I had a chance today (19 Mar 2010) to take a look inside a .tps file. This is the file created by Clarion's "TopSpeed" (or "Top Speed" ?) application / database. I wanted to know what sort of data structure they were creating. It's odd to say the least. In my discussion below I use the terms "block" and "frame" interchangeably. If you have taken a class in general data structures, at a university, you may have an introductory feeling for these, but essentially a file handling program will set aside a set of contiguous bytes immediately for future use by a file storage program. As the file grows, more "blocks" get appended as needed, or discarded when unneeded.
Firstly, the tps file is a Random-Access file. I'm not sure if the size of each block is universal, but the one I reviewed uses 512-byte blocks. The first block is evidently a kind of file header. At least in the file I reviewed it doesn't appear to have much "information" stored directly in it. Mostly some form of padding. Its possible however, that it declares how many tables will follow, and in which blocks each table begins. There appears to be some minimal information here, and perhaps that's what it represents.
As with all (I think all) Random-Access files, each block will have a "link" line which specifies the forward and backward block pointers, or some indication that the block is "unlinked" (i.e. has no links). Sometimes block structures will declare the number of directly linked frames (i.e. the next four directly link) or have a longer jump to some arbitrary block appended. Not sure yet exactly how tps handles all this.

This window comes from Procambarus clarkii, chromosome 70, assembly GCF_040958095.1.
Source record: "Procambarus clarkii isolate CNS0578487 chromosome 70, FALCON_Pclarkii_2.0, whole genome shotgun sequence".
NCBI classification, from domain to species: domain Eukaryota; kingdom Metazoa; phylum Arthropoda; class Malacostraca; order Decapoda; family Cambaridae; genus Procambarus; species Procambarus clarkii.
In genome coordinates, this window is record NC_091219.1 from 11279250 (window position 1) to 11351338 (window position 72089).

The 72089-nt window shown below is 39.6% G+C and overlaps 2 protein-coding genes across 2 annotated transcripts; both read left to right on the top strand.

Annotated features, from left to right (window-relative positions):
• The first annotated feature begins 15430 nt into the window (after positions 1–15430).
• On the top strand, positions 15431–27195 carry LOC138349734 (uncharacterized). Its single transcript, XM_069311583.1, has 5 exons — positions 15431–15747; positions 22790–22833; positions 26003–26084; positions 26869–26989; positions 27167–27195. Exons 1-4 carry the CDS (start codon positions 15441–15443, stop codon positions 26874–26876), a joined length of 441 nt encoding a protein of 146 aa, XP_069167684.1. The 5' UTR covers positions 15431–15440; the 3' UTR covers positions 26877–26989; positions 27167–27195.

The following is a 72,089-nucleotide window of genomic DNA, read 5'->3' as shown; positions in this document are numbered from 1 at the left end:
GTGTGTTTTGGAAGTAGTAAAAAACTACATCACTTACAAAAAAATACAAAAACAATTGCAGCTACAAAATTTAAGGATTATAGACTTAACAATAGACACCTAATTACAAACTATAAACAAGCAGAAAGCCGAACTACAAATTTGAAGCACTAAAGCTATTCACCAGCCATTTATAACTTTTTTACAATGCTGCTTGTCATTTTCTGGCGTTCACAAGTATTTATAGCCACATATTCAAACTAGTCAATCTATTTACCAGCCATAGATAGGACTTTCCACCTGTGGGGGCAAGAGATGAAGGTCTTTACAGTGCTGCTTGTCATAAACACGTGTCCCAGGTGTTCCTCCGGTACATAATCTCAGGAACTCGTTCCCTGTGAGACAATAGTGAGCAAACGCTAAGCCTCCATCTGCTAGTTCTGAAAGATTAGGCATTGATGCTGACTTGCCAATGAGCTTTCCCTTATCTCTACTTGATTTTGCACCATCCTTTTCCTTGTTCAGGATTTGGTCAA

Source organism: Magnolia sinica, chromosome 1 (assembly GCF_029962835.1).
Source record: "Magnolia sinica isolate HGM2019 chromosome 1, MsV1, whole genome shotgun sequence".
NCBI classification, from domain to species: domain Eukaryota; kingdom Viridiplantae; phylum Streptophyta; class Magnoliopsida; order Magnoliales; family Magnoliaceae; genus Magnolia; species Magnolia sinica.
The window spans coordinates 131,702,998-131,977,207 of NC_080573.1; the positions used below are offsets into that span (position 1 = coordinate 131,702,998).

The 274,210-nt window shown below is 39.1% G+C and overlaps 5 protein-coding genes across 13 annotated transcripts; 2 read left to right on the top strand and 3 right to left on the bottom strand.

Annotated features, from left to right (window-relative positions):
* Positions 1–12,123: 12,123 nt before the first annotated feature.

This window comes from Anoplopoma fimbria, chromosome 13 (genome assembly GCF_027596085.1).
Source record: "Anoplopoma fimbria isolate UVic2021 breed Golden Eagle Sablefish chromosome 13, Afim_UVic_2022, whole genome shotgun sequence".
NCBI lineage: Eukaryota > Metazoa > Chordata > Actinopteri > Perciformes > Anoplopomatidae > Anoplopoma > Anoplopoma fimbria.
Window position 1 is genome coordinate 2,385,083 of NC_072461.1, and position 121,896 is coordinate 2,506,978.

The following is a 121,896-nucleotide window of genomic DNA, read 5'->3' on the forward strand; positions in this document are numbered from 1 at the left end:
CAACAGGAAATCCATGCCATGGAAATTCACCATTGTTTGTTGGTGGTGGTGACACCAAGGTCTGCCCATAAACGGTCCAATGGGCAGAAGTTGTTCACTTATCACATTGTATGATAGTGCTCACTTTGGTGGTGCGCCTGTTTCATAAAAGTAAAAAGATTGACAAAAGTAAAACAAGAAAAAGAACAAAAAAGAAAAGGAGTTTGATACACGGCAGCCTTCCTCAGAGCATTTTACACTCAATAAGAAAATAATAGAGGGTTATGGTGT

Each Clarion tps frame appears to begin with a Hex 20 (space), or possibly they space-fill the first field, which appears to be a kind of frame number. The blocks appear to all be even numbers, so the first datablock is block 2, the next is block 4, then block 6 and so on. There appear to be six space-filled fields in the link line. I'm not yet sure what they each mean, although the first one is quite long and perhaps is just a kind of CRC-type hash to ensure that the block hasn't been altered.
The trailing "empty" ends of each block are padded out with Hex B0. If you didn't pad the trailing bytes, your frames would push together and you couldn't do direct jumps properly to the first byte of a particular requested block. In other words, the padding allows each frame to start exactly on a half-K boundary point (i.e 512, 1024, 1536, 2048, etc).
You can open .tps files in Notepad. You will be able to see, a bit of data that "means" something, but part or most of it will be invisible (because it's non-printable hex) or gibberish. This is because some of the data fields in the tps format are numeric or date fields, which use compression. The hex codes they generate for each byte can represent non-printable ASCII characters. So notepad doesn't show anything for those bytes. They don't display as ASCII numeric strings. Tps files do not use tab as a delimiter, nor comma, nor bar, and yet some of the fields are variable-length.
I wrote my own data file parsing utility tool in PHP which displays a line of text, a line of hex, and the byte-count positions, to help me decipher this.
The TPS data file, uses Hex 08 as a kind of separator between "lines" of data, i.e records, which is of course not needed after the last record in a table, which is apparently terminated with a space (Hex 20).
I've determined much more about the structure of the TPS data file, but this information is for sale not for free. So contact me if you're interested, firstname.lastname@example.org